C. S. P. Singh, J. - The Income-tax Appellate Tribunal, Allahabad Bench, Allahabad has under section 256(1) of the Income-tax Act referred the following question for our opinion :-
'Whether on the facts and in the circumstances of the case, the claim of interest of Rs. 33,576/- charged under section 220(2) of the Income-tax Act. 1961 is not an allowable deduction in view of the section 40(a)(ii), under section 28(i) and section 37 of the Act.
2. The assessee a public limited Company has financial year as its accounting year. In the assessment year 1964-65, a deduction of Rs. 33,576/- was claimed being interest paid to Income-tax department under section 220(2) of the Act. The interest that was paid was for the assessment year 1960-61, 1961-62 and 1962-63. This amount was not allowed on the view that it was not permissible deduction under section 40(a)(ii) of the Act. An appeal filed before the Appellate Assistant Commissioner failed. The assessee then preferred an appeal before the Tribunal. The Tribunal held that liability to pay penal interest on account of default was not an allowable expenditure on the ground that it was commercially expedient to pay it. It also held that the claim was not allowable either under sections 40(a)(ii), 28(i) or section 37 of the Act. The question referred has been considered by the Punjab High Court in Commissioner of Income-Tax vs . Oriental Carpet . , and : 58ITR84(Cal) with reference to sections 10(2) (xv), 10(2) (iii) and section 12(2) of the Old Act. The principles laid down in those cases, however, apply to the question referred so far, as the deduction is being claimed under section 37 of the Act as it is in pari materia waith section 10(2)(xv) of the Act. In Commissioner if Income tax vs. Oriental Carpet . (supra) the Punjab High Court has held that under section 10(2)(xv) of the old Act only such expenditure is allowable as incurred for the carrying on of the business, and falls on the assessee in its character as a trader. Interest on payment of delayed tax in view of the Punjab High Court has no connection with the business of the assessee. Payments of tax and interest on delayed payment according to the Punjab High Court are mere consequence of income accruing in such business. Before the Calcutta High Court the question was whether interset paid on money borrowed for payment of income-tax was allowable either under section 10(2) (xv), section 10(2) (iii) or section 12(2). In respect of contention based on S. 10(2) (iii), the Calcutta High Court took the view that the interest could not be allowed, as it was not interest in respect of capital borrowed for the purpose of business. It was not allowed also under sec. 10(2) (xv), as it was held that the payment of interest was not expenditure laid out wholly and exclusively for the purpose of business of the assessee. Contention based on section 12(2) was repelled on the short ground that payment of interest was not expenditure incurred solely for the purpose of making or earning income, profits or gains. In coming to this conclusion, the Calcutta High Court relied on the decision of Patna High Court in Maharajadhiraj Sir Kameshwar Singh vs. Comm. of Income-tax (1961) 43 I.T.R. 774. The claim for this amount cannot also be allowed in view of the explicit prohibition contained in section 40(a)(ii) of the new Act, if the penal interest paid is treated to be a tax paid by the assessee. There is no question of a claim being made under section 28(1) of the Act under the general principle that only such amount is chargeable to tax as represents the true profit of the trader, for the simple reason that the expenditure was not incurred for earning profits, but for delayed payment of the tax and as such was not deductible expenses.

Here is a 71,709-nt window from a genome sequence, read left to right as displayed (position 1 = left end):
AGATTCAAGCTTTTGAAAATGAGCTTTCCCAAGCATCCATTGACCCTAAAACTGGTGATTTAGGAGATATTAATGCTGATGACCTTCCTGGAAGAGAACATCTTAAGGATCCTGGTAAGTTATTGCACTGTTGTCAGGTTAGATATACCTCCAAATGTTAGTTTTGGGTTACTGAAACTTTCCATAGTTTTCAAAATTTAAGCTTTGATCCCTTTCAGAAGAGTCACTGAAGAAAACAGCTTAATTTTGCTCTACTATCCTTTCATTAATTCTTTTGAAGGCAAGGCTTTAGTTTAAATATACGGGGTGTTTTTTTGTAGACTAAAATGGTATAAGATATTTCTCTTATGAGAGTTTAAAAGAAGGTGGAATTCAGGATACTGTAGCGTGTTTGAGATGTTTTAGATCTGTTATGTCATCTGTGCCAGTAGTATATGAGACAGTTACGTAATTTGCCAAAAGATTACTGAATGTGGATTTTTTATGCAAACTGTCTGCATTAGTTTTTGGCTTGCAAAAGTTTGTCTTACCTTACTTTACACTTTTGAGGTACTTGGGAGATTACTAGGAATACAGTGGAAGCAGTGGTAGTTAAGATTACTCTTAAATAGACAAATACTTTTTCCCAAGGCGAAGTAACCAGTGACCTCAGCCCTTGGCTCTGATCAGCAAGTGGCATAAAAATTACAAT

3. Reliance on the decision of the Supreme Court in the case of Commissioner of Income-tax, West Bengal I. vs . Birla Brother P. Ltd. : 82ITR166(SC) appears to be out of context in the present case. In that case, legal expenses for contesting the claim before the Investigation Commissioner were allowed on the ground that the expenses were incurred for preservation and protection of the assessees business from process or proceeding which might have resulted in the reduction of its income and profits. It was also held by the Supreme Court that the expenditure was incidental to the business and was necessitated or justified by commercial expediency. Such is not the here, the interest paid by the assessee was for delayed payment of tax, and was not at all incidental to the business or necessary for earning profits. We are in respectful agreement with the reasoning of the Punjab High Court which squarely deals with the question involved in the present reference, and also agree with the principles laid down by the Calcutta High Court and the Patna High Court which are decisive of the controversy raised in the present reference.
4. We accordingly answer the question in the affirmative in favour of the Department and against the assessee. The Department is entitled to its costs which we assess at Rs. 200/-. Counsels fee is assessed at the same figure.